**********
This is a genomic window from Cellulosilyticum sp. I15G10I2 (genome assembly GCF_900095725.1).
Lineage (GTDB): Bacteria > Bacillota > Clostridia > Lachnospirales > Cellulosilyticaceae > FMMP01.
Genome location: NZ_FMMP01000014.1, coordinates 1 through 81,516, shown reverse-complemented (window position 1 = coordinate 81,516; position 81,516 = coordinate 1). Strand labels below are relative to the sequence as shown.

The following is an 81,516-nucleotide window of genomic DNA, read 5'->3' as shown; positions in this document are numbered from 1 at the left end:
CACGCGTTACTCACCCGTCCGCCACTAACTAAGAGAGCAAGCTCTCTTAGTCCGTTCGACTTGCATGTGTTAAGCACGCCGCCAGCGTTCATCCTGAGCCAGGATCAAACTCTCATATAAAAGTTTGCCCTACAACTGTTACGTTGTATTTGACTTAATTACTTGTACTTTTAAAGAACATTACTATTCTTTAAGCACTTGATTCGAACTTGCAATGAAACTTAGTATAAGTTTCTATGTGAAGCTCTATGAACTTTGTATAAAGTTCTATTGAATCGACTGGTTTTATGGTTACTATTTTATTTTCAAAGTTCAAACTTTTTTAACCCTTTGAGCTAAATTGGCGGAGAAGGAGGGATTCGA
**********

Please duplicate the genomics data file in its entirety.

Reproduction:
This is a genomic window from Cellulosilyticum sp. I15G10I2 (genome assembly GCF_900095725.1).
Lineage (GTDB): Bacteria > Bacillota > Clostridia > Lachnospirales > Cellulosilyticaceae > FMMP01.
Genome location: NZ_FMMP01000014.1, coordinates 1 through 81,516, shown reverse-complemented (window position 1 = coordinate 81,516; position 81,516 = coordinate 1). Strand labels below are relative to the sequence as shown.

The following is an 81,516-nucleotide window of genomic DNA, read 5'->3' as shown; positions in this document are numbered from 1 at the left end:
CACGCGTTACTCACCCGTCCGCCACTAACTAAGAGAGCAAGCTCTCTTAGTCCGTTCGACTTGCATGTGTTAAGCACGCCGCCAGCGTTCATCCTGAGCCAGGATCAAACTCTCATATAAAAGTTTGCCCTACAACTGTTACGTTGTATTTGACTTAATTACTTGTACTTTTAAAGAACATTACTATTCTTTAAGCACTTGATTCGAACTTGCAATGAAACTTAGTATAAGTTTCTATGTGAAGCTCTATGAACTTTGTATAAAGTTCTATTGAATCGACTGGTTTTATGGTTACTATTTTATTTTCAAAGTTCAAACTTTTTTAACCCTTTGAGCTAAATTGGCGGAGAAGGAGGGATTCGA